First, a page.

Yesterday I shared memories of squirming under barbed wire fences to get to a creek. What I didn't share was what we did at the creek. Grubby little creatures that we were, my cousins, sister, and I caught crawdads.
Armed with tin cans and sticks, we waded into the creek and turned over rocks, hoping to unearth the canny crawdads. When one shot out, we urged him backward (that is how crawdads move) with our sticks into the cans. After collecting an impressive number, we made the trek home, once again navigating the barbed wire fence, with our treasures. There, we showed them off to mothers and fathers, aunts and uncles, and our grandmother, Mamaw. Bolstered by their praise, we made the return trip when we would set the crawdads free.
Once again, I smile over those sweet memories and wonder how we managed to wash off the murky water and dark mud that covered our hands, legs, and feet. In those days, I lived in flip-flops or thongs (no, not THAT kind of thong). I think of those unsuspecting crawdads and can only imagine their surprise and outrage at being herded into a tin prison, however temporarily.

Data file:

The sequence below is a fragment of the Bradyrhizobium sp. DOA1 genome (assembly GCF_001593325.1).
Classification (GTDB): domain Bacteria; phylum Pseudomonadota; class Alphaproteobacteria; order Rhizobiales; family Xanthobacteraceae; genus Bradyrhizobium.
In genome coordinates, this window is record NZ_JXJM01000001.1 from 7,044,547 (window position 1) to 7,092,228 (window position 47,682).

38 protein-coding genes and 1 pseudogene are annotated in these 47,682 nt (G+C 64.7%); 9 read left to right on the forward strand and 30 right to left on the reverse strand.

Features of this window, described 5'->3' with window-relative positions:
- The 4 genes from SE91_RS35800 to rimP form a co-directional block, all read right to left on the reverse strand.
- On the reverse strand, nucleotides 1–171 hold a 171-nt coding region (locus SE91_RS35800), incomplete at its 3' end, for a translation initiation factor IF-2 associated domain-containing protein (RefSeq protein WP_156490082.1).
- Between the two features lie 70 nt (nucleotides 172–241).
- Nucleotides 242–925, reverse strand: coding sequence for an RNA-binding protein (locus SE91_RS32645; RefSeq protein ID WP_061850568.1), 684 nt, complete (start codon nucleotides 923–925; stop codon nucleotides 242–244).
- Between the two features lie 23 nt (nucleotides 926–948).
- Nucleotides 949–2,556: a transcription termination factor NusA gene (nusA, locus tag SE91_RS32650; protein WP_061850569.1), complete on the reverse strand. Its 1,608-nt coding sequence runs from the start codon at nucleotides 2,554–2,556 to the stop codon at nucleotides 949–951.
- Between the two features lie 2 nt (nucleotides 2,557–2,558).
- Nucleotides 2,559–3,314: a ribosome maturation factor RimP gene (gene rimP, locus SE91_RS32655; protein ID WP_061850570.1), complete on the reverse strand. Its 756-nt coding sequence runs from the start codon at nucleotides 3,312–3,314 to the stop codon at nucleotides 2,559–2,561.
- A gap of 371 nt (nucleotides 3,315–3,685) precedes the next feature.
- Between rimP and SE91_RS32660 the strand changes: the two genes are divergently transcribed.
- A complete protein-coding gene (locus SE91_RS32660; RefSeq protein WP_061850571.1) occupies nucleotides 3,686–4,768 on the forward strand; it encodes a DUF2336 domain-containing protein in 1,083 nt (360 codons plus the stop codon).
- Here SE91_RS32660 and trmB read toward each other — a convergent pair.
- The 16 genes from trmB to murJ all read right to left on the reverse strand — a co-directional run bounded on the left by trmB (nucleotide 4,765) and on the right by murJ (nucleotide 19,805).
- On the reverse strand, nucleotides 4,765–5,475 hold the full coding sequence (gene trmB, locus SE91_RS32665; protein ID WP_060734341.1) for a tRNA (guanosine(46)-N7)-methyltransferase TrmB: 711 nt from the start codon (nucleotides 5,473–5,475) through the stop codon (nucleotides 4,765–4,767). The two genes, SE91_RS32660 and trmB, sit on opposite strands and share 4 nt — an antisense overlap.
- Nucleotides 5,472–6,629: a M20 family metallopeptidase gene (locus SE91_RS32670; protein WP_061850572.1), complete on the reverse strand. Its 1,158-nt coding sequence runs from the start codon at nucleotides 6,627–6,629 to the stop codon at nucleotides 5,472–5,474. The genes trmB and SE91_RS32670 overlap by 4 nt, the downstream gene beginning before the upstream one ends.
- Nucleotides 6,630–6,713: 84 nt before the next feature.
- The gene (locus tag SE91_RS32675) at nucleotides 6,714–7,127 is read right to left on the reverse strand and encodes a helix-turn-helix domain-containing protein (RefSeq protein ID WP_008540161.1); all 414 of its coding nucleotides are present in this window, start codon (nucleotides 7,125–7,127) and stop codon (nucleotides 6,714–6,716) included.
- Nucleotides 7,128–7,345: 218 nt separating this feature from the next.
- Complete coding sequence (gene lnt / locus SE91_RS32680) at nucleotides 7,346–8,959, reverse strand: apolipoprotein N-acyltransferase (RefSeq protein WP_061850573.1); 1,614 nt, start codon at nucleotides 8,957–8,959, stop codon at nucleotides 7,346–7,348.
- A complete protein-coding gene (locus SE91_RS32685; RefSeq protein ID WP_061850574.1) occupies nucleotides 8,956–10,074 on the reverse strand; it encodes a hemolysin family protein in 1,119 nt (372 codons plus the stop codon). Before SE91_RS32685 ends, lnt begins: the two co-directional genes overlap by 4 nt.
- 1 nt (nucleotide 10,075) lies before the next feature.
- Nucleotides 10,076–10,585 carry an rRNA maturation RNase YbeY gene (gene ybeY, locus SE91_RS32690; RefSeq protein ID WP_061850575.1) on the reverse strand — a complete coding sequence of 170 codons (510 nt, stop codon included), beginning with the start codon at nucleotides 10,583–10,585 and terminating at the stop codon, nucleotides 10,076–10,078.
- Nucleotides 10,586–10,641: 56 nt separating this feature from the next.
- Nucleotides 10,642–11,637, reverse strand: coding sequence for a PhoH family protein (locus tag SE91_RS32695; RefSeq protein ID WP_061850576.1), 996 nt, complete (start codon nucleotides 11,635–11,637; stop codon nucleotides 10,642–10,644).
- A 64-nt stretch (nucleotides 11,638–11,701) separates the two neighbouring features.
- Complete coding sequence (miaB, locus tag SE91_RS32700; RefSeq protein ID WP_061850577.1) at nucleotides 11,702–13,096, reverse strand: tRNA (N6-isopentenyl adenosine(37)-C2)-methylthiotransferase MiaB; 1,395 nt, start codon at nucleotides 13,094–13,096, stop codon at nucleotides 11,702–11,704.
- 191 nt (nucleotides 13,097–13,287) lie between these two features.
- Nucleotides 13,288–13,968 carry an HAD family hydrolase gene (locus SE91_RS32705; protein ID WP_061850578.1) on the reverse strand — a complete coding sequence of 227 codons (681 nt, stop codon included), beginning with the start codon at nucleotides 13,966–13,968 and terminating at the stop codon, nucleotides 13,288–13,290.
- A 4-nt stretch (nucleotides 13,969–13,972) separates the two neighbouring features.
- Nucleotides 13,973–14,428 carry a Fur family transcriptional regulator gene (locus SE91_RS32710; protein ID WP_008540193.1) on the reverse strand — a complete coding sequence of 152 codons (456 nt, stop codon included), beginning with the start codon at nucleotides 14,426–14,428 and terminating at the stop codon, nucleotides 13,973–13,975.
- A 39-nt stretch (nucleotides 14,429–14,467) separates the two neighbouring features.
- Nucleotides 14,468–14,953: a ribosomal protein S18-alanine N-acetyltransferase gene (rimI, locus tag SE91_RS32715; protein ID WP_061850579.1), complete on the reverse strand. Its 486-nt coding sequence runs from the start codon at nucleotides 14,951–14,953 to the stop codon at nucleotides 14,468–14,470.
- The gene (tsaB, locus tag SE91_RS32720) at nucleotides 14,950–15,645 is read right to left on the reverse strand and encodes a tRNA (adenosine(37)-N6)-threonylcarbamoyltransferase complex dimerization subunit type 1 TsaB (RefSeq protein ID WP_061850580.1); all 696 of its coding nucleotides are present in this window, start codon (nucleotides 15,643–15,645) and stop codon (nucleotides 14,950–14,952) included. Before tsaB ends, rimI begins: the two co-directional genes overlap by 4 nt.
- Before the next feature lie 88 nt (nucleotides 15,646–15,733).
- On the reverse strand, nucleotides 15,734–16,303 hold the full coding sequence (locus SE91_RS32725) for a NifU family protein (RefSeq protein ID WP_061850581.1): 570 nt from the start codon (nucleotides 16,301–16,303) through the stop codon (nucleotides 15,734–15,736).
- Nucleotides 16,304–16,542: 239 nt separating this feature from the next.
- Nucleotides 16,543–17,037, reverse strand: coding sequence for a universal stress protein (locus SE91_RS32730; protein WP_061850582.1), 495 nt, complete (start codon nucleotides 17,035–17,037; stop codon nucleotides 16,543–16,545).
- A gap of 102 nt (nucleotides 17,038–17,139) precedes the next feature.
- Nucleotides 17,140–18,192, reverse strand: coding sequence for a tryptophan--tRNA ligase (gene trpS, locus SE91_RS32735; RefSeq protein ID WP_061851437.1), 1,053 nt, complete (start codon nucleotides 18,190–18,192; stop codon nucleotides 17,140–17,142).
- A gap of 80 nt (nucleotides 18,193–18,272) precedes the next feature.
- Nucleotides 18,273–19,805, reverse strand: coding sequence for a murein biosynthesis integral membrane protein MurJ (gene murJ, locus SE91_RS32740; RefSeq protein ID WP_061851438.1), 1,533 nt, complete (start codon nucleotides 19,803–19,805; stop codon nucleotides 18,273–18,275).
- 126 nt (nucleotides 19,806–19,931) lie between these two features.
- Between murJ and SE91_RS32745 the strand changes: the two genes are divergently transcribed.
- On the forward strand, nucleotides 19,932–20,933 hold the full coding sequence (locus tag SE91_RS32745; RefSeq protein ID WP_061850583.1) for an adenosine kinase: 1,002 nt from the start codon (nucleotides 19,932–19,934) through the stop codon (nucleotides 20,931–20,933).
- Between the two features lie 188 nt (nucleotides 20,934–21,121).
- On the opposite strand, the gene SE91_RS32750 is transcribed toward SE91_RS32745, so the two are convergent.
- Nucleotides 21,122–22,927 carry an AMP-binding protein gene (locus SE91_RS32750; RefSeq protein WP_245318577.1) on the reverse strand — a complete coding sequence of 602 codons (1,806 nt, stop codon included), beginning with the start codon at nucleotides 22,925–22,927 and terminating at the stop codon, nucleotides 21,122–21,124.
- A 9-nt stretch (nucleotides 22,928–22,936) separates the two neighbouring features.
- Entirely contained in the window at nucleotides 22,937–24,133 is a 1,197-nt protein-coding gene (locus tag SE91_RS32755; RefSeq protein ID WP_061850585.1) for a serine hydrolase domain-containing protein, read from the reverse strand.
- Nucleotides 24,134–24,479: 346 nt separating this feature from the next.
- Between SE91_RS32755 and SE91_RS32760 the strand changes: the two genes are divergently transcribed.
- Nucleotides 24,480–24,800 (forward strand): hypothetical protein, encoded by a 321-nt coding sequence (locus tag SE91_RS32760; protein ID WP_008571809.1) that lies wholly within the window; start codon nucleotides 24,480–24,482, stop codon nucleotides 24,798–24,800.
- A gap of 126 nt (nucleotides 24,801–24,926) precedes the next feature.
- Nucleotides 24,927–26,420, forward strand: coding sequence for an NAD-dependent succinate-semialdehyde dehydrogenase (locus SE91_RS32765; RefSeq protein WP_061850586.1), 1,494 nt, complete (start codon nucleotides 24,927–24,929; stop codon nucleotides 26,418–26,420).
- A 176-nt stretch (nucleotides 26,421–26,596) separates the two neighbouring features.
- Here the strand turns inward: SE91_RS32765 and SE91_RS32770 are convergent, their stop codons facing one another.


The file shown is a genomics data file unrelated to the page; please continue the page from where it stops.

Like the crawdads, I spend a good deal of my life moving backward. I joke that I take two steps backward for every step forward in my writing and consider myself successful if I sell one story out of every ten submissions. In my personal life, I also seem to move backward. I make the same mistakes over and over, even while promising myself that this time will be different.
Past hurts and old grudges sneak upon me, and I find myself back where I started, or even several steps beyond that. The idea of moving forward, of making true progress, appears hopeless. Why should I try?
And then I remember: the Savior has not given up on me. The reminder gives me the strength to try once more.
And so, for today, I am grateful for lessons from crawdads ... and the Lord's constant care.